This is an article about how offering people monetary rewards can have a negative effect on things.
Very relevant reading for dc ideas and stuff. Definitely food for thought.
It may be behind NY times firewall for members so i'll make a lengthy quote.
I think some take home messages for donationware in general and DC specifically is:
- As a donationware author, you are never going to make sufficient money to make this a good path for you if your aim is to make money. That is, there isn't enough money to be made for it to be a dominant motivator, and if you try to look for money to be your motivator you are going to be in trouble.
- It's not feasible for a site like DC to have money be the reward that motivates people. And furthermore, care must be taken that the ability for people to receive donations doesn't actually diminish the pleasure that you get from doing stuff for the pure enjoyment of it.
- In other words, don't focus on donationcredits here, they are a fun little extra way of people saying thanks -- not a way to measure your "success" or impact.
- It means that a public thank you, or a nice note with a 0.01 donationcredit gift, might be more meaningful and make someone happier than a larger donation without a fun thank you note.
NEW YORK CITY has decided to offer cash rewards to some students based on their attendance records and exam performance. Diligent, high-achieving seventh graders will be able to earn up to $500 in a year. The plan is the brainchild of Roland G. Fryer, an economist who has been appointed as “chief equality officer” of the city’s Department of Education.
The assumption that underlies the project is simple: people respond to incentives. If you want people to do something, you have to make it worth their while. This assumption drives virtually all of economic theory.
Sure, there are already many rewards in learning: gaining understanding (of yourself and others), having mysterious or unfamiliar aspects of the world opened up to you, demonstrating mastery, satisfying curiosity, inhabiting imaginary worlds created by others, and so on. Learning is also the route to more prosaic rewards, like getting into good colleges and getting good jobs. But these rewards are not doing the job. If they were, children would be doing better in school.
The logic of the plan reveals a second assumption that economists make: the more motives the better. Give people two reasons to do something, the thinking goes, and they will be more likely to do it, and they’ll do it better, than if they have only one. Providing some cash won’t disturb the other rewards of learning, rewards that are intrinsic to the process itself. They will only provide a little boost. Mr. Fryer’s reward scheme is intended to add incentives to the ones that already exist.
Unfortunately, these assumptions that economists make about human motivation, though intuitive and straightforward, are false. In particular, the idea that adding motives always helps is false. There are circumstances in which adding an incentive competes with other motives and diminishes their impact. Psychologists have known this for more than 30 years.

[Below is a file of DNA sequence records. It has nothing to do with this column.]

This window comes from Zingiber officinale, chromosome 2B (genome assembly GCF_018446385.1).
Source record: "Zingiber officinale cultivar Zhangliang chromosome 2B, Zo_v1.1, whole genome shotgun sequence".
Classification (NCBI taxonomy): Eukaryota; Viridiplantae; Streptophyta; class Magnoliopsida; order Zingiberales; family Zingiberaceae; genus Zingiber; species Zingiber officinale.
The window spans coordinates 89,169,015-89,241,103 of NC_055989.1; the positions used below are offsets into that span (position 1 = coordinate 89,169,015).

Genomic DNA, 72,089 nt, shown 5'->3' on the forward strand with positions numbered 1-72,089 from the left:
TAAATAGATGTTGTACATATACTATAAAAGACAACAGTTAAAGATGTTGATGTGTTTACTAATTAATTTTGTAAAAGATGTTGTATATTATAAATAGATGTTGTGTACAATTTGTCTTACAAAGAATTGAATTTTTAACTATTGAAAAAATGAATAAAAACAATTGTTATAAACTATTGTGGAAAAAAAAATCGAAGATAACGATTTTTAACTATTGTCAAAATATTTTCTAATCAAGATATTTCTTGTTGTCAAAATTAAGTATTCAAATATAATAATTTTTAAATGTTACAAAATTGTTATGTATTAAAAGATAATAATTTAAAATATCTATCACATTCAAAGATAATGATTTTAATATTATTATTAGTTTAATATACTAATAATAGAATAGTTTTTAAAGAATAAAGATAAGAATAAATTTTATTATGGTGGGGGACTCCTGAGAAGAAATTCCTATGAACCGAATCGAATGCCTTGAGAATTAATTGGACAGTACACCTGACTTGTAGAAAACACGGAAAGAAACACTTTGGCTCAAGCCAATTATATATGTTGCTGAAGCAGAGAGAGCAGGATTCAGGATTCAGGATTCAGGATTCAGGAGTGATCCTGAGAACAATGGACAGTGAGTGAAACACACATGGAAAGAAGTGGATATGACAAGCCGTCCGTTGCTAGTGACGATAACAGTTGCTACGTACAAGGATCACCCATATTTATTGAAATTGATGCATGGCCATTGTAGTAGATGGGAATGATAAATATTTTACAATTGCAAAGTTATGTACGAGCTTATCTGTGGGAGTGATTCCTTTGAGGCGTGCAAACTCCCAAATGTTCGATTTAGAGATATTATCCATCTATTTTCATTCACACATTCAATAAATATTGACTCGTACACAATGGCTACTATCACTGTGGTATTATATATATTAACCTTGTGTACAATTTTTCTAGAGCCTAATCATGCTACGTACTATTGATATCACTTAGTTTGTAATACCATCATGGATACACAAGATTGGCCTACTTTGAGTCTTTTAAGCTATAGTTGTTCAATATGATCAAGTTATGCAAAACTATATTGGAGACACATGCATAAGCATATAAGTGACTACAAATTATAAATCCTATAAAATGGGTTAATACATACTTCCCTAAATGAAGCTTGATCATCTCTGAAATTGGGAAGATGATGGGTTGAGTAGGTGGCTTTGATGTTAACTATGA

In one experiment, nursery school children were given the opportunity to draw with special markers. After playing, some of the children were given “good player” awards and others were not. Some time later, the markers were reintroduced to the classroom. The researchers kept track of which children used the markers, and they collected the pictures that had been drawn. The youngsters given awards were less likely to draw at all, and drew worse pictures, than those who were not given the awards.
Why did this happen? Children draw because drawing is fun and because it leads to a result: a picture. The rewards of drawing are intrinsic to the activity itself. The “good player” award gives children another reason to draw: to earn a reward. And it matters — children want recognition. But the recognition undermines the fun, so that later, in the absence of a chance to earn an award, the children aren’t interested in drawing.
Similar results have been obtained with adults. When you pay them for doing things they like, they come to like these activities less and will no longer participate in them without a financial incentive. The intrinsic satisfaction of the activities gets “crowded out” by the extrinsic payoff.
An especially striking example of this was reported in a study of Swiss citizens about a decade ago. Switzerland was holding a referendum about where to put nuclear waste dumps. Researchers went door-to-door in two Swiss cantons and asked people if they would accept a dump in their communities. Though people thought such dumps might be dangerous and might decrease property values, 50 percent of those who were asked said they would accept one. People felt responsibility as Swiss citizens. The dumps had to go somewhere, after all.
But when people were asked if they would accept a nuclear waste dump if they were paid a substantial sum each year (equal to about six weeks’ pay for the average worker), a remarkable thing happened. Now, with two reasons to say yes, only about 25 percent of respondents agreed. The offer of cash undermined the motive to be a good citizen.
It is as if, when asked the question, people asked themselves whether they should respond based on considerations of self-interest or considerations of public responsibility. Half of the people in the uncompensated condition of the study thought they should focus on their responsibilities. But the offer of money, in effect, told people that they should consider only their self-interest. And as it turned out, through the lens of self-interest, even six weeks’ pay wasn’t enough.
from http://scienceblogs.com/cortex/ (great blog)